How will 5G change patient engagement?

doctor-and-patient

Few things have fueled the hype curve more in recent years than the coming widespread availability of 5G transmission speeds on mobile devices. Many other telecommunications trends have been evolutionary, but I sense that 5G is seen by many as revolutionary. The healthcare industry could be a major beneficiary of this extra speed, given the millions of connected health devices and agents.

How is 5G better than what we already have?

First is the use of a higher frequency band radio spectrum. That aspect of the 5G architecture will make great amounts of bandwidth available, overcoming 4G’s traffic congestion and latency issues. Whereas 4G was 500 times faster than 3G devices, 5G is estimated to be 1000 times faster than 4G.

Secondly, 5G is supposedly more “intelligent,” and thus more efficient, than 4G. The 5G protocol is able to determine when it needs more or less bandwidth so that it can crank up quickly when it needs more processing power.

The healthcare industry is rightfully excited about the potential for 5G — it could be a game changer in the way connected care is dispensed to patients and delivered by clinicians. More and more patients are wearing remote devices for diabetes, heart monitoring or post-operative analysis. These devices, much like our mobile phones, can fall victim to a variety of signal distortions, outages and interference. In some cases, these patient-related limitations can quite literally be matters of life and death.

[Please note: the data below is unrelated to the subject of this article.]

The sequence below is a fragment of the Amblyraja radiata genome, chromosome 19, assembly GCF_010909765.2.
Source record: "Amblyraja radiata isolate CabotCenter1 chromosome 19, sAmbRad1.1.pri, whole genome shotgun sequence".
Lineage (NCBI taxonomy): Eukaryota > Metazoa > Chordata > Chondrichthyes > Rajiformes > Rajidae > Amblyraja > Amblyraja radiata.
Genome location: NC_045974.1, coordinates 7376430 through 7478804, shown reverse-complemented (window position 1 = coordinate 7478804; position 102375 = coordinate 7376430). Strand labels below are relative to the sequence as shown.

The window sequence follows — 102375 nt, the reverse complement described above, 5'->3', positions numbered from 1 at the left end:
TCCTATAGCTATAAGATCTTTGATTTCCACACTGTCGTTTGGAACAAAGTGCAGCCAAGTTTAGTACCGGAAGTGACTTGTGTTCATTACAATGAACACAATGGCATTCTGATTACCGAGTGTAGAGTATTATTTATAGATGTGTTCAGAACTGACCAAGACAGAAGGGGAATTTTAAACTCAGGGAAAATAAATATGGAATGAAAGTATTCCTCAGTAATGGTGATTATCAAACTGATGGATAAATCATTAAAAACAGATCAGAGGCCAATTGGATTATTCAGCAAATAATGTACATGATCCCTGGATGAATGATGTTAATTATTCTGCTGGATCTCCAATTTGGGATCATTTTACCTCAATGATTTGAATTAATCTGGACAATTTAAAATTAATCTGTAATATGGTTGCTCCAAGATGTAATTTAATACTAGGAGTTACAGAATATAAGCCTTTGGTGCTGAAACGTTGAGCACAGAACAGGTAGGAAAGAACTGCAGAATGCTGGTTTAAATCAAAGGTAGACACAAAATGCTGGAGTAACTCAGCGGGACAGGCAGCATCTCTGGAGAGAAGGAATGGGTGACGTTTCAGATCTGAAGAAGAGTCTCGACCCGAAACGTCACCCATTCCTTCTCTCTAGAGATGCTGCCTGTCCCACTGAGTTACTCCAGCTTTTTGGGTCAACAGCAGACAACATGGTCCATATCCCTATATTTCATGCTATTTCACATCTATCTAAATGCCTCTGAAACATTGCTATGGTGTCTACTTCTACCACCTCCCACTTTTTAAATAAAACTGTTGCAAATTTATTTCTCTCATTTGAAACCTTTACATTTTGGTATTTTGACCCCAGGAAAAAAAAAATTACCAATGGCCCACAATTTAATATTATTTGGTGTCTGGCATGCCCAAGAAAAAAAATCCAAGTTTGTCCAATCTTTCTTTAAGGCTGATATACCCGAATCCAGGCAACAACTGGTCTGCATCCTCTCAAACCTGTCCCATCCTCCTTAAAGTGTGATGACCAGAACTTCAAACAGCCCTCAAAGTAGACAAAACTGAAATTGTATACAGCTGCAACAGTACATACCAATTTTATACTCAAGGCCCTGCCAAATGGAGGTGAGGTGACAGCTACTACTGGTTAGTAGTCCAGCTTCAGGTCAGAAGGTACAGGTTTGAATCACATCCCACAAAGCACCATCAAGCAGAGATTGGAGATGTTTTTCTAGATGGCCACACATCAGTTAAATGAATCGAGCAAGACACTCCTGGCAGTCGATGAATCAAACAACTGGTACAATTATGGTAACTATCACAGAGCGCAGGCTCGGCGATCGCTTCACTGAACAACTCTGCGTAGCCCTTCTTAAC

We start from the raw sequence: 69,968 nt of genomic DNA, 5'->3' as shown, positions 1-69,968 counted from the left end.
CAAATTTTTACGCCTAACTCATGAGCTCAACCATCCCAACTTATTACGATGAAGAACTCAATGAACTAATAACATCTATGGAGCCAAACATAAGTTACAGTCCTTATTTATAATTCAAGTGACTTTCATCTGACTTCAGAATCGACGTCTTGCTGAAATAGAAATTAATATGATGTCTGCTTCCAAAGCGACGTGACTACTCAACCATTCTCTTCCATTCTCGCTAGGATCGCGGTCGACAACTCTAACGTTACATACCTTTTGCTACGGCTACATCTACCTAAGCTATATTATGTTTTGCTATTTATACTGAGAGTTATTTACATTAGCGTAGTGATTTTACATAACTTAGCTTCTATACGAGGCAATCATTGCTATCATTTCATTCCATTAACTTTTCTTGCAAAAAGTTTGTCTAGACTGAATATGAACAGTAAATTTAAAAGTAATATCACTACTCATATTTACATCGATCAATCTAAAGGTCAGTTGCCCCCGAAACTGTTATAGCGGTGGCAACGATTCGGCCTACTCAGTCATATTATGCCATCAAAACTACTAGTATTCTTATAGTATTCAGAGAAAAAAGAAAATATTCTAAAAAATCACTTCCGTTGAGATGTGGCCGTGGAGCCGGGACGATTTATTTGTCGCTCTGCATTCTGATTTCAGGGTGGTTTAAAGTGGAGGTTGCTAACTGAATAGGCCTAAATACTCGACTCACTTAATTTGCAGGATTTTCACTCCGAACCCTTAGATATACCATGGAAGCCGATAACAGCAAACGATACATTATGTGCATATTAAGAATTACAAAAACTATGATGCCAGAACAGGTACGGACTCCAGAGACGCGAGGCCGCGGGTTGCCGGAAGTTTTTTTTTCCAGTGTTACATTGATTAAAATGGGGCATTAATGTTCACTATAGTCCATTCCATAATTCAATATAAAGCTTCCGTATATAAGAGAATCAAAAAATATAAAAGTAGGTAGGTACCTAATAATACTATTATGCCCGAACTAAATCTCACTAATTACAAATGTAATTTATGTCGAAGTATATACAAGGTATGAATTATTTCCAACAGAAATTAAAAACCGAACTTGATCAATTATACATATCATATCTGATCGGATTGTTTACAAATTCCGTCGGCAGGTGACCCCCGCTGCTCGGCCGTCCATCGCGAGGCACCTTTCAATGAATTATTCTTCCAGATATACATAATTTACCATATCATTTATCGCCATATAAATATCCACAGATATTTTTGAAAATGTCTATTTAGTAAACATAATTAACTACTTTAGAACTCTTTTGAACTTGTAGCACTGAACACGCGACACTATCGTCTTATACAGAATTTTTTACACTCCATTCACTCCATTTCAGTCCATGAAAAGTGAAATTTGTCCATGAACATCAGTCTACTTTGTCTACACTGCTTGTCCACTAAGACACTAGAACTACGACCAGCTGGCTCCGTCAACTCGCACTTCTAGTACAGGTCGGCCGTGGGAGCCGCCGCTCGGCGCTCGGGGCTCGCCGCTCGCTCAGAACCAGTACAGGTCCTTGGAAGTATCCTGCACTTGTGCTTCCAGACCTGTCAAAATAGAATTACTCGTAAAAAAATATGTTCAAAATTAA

In addition, as healthcare technology evolves to an IoT model, more and more computing is done “on the edge,” where remote medical devices are talking to each other rather than to a human or to the data center.

With bandwidth speed, network intelligence and reliability all significantly improved, more complex clinical issues can be addressed more quickly than with latency-laden 4G devices. For example, a 5G heart monitor in an emergency setting will be able to increase to a 100 gigabyte processing speed when it senses that urgent clinical computing is needed, and then power down when things are calm.

There’s only one concern shared by both 5G providers and prospective customers — and that’s security. The ability to scale new security measures for an untested international bandwidth standard could be difficult. This challenge is no different than with previous communications protocols, but 5G has one distinct difference. If 5G is 1000 times faster than 4G, then security breaches can spread 1000 times faster over the new protocol. So the challenge becomes mapping security speed with the new processing speed.

Healthcare providers are especially sensitive to this concern for two reasons: First, private patient data currently sells for 10x on the black market, so a rapid spread can be disastrous from a trust perspective. Second and more important is that rapidly spreading hacks of medical devices can literally have a catastrophic effect on patients who depend on medical technology for their day-to-day health and well-being, whether they need in-patient care or simply have chronic ailments that need reliable monitoring.

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